A Lifetime with Horses: Barbara Hurld

At the WNRDC 2015 Annual Meeting club member Barbara Hurld was recognized for her lifetime of riding and driving accomplishments. Many current members do not know who she is. Barbara was one of the founding members of the West Newbury Riding and Driving Club V2 and whose parents were members of the Club back in the 1920’s. Here is her story as told to Nady Peters in March 2007.

A Lifetime with Horses: Barbara Hurld

As told to Nady Peters WNRDC NEWSletter March 2007

Barbara Hurld has been a member of the WNRDC for many years and in the early days, she even took notes for the Club. Barbara’s parents were members of the Club when it was active back in 1926. Barbara grew up in Wakefield and Stoneham, MA until her parents bought property on Ash Street in West Newbury in 1943. Her parents had a connection with West Newbury, being friends with the Orcutts. She pretty much started riding at birth and started driving as a child too. She started doing some serious driving in the 1950’s. When she was between horses, her mother found horses for her to ride and the Orcutts let her ride their show horses, even the stallions.

At the 2007 Annual Meeting of the Granite State Carriage Association (GCSA, a pleasure driving club in NH), she was honored and awarded a lifetime membership for being a member for 28 years. She is quite the horsewoman and here are some of her thoughts about the horses she has shared her life with: “Both my parents had horses. When I was 3 1⁄2 years old, they bought a pinto pony for me. I rode between their horses with a line to each of their horses. When I was 5, I rode alone. Peggy Ann was a good pony with no bad habits. When I was about 9, I had outgrown her. We gave her to another little girl. For a number of years, I was without a horse and drove my goat Little Abner.

My first horse was a Morgan mare from Vermont. She was very dear to me. It was on this mare, Autumn Star, that I did my first 100 mile ride in Woodstock, VT. That was a wonderful adventure for me. We got lost on the trail with a group of riders. The marker for a turn was inside a bush so that caused us to lose time and therefore sacrifice third place which I would have had. My second 100 mile ride was in 1946 when I rode Anna Elas Selecta, a Morgan mare. We finished the 100 mile ok.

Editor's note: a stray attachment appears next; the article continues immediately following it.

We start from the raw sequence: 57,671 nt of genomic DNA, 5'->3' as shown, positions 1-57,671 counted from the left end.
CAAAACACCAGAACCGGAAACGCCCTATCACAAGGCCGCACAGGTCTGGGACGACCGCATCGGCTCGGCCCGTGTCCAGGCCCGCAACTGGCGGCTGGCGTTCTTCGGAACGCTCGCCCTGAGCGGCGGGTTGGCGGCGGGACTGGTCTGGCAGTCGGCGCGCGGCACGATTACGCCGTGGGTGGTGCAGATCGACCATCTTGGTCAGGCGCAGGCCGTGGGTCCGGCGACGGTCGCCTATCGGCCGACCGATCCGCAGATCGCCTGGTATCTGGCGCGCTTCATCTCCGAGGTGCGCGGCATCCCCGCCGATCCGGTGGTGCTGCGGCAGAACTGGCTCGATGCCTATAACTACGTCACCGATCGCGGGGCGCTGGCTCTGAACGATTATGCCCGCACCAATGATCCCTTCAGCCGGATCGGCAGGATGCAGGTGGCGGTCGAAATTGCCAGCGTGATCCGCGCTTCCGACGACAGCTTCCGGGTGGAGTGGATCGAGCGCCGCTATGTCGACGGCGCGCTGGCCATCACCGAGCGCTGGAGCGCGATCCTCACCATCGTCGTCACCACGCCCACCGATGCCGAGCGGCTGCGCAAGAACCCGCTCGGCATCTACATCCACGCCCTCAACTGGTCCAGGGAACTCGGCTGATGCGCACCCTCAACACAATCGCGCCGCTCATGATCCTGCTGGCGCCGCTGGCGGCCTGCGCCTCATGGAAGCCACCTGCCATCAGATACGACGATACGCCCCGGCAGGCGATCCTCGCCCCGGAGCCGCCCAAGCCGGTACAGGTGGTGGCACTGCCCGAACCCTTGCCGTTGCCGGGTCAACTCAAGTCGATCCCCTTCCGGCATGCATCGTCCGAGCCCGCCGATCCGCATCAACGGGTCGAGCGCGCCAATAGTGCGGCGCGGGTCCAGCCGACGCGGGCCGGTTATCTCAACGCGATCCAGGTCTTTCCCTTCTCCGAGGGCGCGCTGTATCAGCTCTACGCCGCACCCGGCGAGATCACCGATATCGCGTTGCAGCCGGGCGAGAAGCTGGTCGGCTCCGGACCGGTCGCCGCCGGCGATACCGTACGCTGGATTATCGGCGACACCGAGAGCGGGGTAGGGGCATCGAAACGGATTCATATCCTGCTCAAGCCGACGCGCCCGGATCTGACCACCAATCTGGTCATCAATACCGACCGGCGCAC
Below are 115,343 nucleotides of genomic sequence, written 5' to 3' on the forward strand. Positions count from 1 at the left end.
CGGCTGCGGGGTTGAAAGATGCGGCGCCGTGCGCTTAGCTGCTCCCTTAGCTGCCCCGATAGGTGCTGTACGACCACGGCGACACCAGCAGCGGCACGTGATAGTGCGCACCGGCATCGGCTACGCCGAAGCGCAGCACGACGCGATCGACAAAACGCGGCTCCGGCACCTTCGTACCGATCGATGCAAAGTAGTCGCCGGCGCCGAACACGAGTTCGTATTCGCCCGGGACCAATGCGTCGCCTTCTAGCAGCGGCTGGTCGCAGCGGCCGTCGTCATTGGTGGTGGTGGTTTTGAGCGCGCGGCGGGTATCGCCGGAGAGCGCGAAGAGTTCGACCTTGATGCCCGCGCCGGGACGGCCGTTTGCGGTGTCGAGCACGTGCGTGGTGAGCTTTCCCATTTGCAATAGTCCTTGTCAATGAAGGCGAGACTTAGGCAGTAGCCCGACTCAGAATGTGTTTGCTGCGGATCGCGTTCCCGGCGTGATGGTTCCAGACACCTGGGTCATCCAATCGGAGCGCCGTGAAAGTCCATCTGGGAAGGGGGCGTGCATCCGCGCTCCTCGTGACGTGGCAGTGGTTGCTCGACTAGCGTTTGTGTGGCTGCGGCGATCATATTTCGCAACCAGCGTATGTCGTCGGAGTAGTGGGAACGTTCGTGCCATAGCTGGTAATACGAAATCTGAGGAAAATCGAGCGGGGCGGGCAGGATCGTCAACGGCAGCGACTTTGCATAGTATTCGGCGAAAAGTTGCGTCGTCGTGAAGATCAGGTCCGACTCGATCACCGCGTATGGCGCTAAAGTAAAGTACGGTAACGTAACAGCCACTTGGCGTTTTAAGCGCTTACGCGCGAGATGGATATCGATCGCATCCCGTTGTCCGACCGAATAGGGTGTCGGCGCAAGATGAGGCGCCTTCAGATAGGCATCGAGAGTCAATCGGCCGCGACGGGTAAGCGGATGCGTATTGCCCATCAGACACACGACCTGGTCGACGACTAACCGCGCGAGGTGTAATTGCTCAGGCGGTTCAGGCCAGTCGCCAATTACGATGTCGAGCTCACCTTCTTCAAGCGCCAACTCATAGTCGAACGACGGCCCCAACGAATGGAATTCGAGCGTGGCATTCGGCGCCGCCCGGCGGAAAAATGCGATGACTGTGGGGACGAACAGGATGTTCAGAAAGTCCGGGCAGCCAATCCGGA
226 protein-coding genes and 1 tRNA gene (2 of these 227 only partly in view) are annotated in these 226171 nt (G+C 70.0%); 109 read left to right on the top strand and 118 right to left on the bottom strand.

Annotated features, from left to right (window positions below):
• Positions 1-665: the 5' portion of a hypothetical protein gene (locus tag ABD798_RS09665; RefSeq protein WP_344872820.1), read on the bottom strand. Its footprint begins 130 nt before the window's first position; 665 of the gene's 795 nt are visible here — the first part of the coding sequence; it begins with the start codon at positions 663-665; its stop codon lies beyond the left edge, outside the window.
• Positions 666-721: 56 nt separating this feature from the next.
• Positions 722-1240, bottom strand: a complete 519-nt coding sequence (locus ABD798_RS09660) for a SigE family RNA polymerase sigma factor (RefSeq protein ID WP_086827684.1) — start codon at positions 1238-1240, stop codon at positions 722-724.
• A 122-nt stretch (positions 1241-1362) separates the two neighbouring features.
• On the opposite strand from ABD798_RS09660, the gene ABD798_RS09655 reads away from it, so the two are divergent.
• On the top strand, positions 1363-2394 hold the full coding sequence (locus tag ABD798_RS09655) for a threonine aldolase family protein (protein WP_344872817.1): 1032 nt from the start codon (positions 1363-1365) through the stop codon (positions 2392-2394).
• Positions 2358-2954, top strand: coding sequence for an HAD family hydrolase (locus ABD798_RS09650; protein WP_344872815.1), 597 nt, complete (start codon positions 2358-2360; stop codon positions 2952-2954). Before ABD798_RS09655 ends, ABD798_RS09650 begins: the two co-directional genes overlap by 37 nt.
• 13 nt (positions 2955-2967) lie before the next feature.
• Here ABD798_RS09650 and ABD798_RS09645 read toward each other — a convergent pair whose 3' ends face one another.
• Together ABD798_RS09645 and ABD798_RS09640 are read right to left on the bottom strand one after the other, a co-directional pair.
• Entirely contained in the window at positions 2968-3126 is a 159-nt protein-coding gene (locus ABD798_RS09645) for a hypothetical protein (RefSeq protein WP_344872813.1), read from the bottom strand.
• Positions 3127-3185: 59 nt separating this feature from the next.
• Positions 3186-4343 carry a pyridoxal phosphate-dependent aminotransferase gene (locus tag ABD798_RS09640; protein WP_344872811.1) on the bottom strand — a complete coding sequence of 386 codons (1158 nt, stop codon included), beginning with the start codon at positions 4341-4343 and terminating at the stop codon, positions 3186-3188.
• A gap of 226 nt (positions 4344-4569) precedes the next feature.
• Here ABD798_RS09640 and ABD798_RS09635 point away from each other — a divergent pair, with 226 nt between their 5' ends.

My second horse was a half Arabian mare. She was under a year old when we bought her. I showed her in hand and under saddle. As a 3 year old, Rubiyat was Reserve Champion Half Arab in an all Arabian Show in Northampton, MA. I trained her without any help—also made my jacket and jodhpurs. Rubi’s sire was the very beautiful Arab stallion, Sahdaf, in Deerfield, NH. We bred Rubi to her own sire and got a very handsome filly, Kismet. I showed her in hand and won blue ribbons in mixed classes of all breeds—won a slew of ribbons (blue ones) and Championships. Friends kidded me by saying “You’re only here to pick up your blue ribbon and then go home”. My daughter Nancy and I went on many competitive trail rides and placed very well where ever we went. NH Horse & Trail ran some wonderful rides in southern NH. I got my next horse, the Morgan mare Tabitha, in 1986 as a 5 year old.

She was trained to drive and green broken under saddle. She was used by me in several fairs to demonstrate harnessing and driving – mostly at Topsfield Fair and one in Connecticut. Tabi was a good mare but spooked at too many things. She threw me 4 times so I drove her from then on. We went on many lovely drives held by the GSCA. There was an ad in the GSCA newsletter for a 12 year old Registered Arabian mare “Breeze” – trained for driving and riding– right in Amesbury. I love Arabians so we went to see her. I fell in love with her.

She is a bright bay with hind sox and a wide white strip on her classic Arab head. I lost sleep nights deciding about getting another horse. Come spring I couldn’t stand it any longer. I took her on trial and no way would I give her back. She is a great driving horse who also did pleasant outings with the GSCA group. I took such pleasure in grooming her to see her coat shine – just to be there with her brought me such happiness. She was happy too.

Then in early summer 2006, cleaning stalls became difficult and tiring – something new to me. My legs began to hurt worse and worse. Walking was painful. Arthritis was back again in full force. Back in the hospital again, I was told my horses had to go. Talk about deep depression! What an 80th birthday surprise for me. My daughter Nan did something I was so unable to do: she called and wrote to everybody to see if they would like either of my beloved mares. Breeze now lives in Newton, NH and is being used by Nancy Slombo. Her life is driving at little shows and on pleasure drives. She and Breeze are just delighted to be doing things together. Nancy Slombo is a horsewoman of many facets – had horses all her life. So I am happy she and Breeze are enjoying each other and that Breeze is well cared for.

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